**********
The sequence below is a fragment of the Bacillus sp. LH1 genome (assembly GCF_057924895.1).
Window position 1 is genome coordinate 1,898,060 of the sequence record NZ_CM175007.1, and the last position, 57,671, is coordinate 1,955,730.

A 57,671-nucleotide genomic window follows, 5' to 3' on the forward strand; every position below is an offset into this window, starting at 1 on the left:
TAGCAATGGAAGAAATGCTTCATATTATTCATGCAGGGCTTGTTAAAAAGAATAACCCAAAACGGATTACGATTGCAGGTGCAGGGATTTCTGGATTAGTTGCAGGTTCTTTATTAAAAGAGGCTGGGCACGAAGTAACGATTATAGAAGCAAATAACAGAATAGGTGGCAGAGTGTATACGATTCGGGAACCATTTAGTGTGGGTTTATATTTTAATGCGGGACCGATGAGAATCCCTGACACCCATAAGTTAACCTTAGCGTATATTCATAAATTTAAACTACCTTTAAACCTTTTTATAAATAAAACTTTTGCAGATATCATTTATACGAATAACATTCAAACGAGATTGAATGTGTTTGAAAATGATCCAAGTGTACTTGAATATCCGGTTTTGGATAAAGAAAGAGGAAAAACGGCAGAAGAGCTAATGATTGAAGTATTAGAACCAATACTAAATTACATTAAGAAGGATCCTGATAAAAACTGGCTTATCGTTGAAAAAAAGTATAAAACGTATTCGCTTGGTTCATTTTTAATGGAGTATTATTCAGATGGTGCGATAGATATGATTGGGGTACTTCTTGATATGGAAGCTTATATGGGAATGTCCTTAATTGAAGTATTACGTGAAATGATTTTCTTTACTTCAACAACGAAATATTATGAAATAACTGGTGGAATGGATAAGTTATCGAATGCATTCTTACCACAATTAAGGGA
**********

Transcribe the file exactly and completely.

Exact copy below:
The sequence below is a fragment of the Bacillus sp. LH1 genome (assembly GCF_057924895.1).
Window position 1 is genome coordinate 1,898,060 of the sequence record NZ_CM175007.1, and the last position, 57,671, is coordinate 1,955,730.

A 57,671-nucleotide genomic window follows, 5' to 3' on the forward strand; every position below is an offset into this window, starting at 1 on the left:
TAGCAATGGAAGAAATGCTTCATATTATTCATGCAGGGCTTGTTAAAAAGAATAACCCAAAACGGATTACGATTGCAGGTGCAGGGATTTCTGGATTAGTTGCAGGTTCTTTATTAAAAGAGGCTGGGCACGAAGTAACGATTATAGAAGCAAATAACAGAATAGGTGGCAGAGTGTATACGATTCGGGAACCATTTAGTGTGGGTTTATATTTTAATGCGGGACCGATGAGAATCCCTGACACCCATAAGTTAACCTTAGCGTATATTCATAAATTTAAACTACCTTTAAACCTTTTTATAAATAAAACTTTTGCAGATATCATTTATACGAATAACATTCAAACGAGATTGAATGTGTTTGAAAATGATCCAAGTGTACTTGAATATCCGGTTTTGGATAAAGAAAGAGGAAAAACGGCAGAAGAGCTAATGATTGAAGTATTAGAACCAATACTAAATTACATTAAGAAGGATCCTGATAAAAACTGGCTTATCGTTGAAAAAAAGTATAAAACGTATTCGCTTGGTTCATTTTTAATGGAGTATTATTCAGATGGTGCGATAGATATGATTGGGGTACTTCTTGATATGGAAGCTTATATGGGAATGTCCTTAATTGAAGTATTACGTGAAATGATTTTCTTTACTTCAACAACGAAATATTATGAAATAACTGGTGGAATGGATAAGTTATCGAATGCATTCTTACCACAATTAAGGGA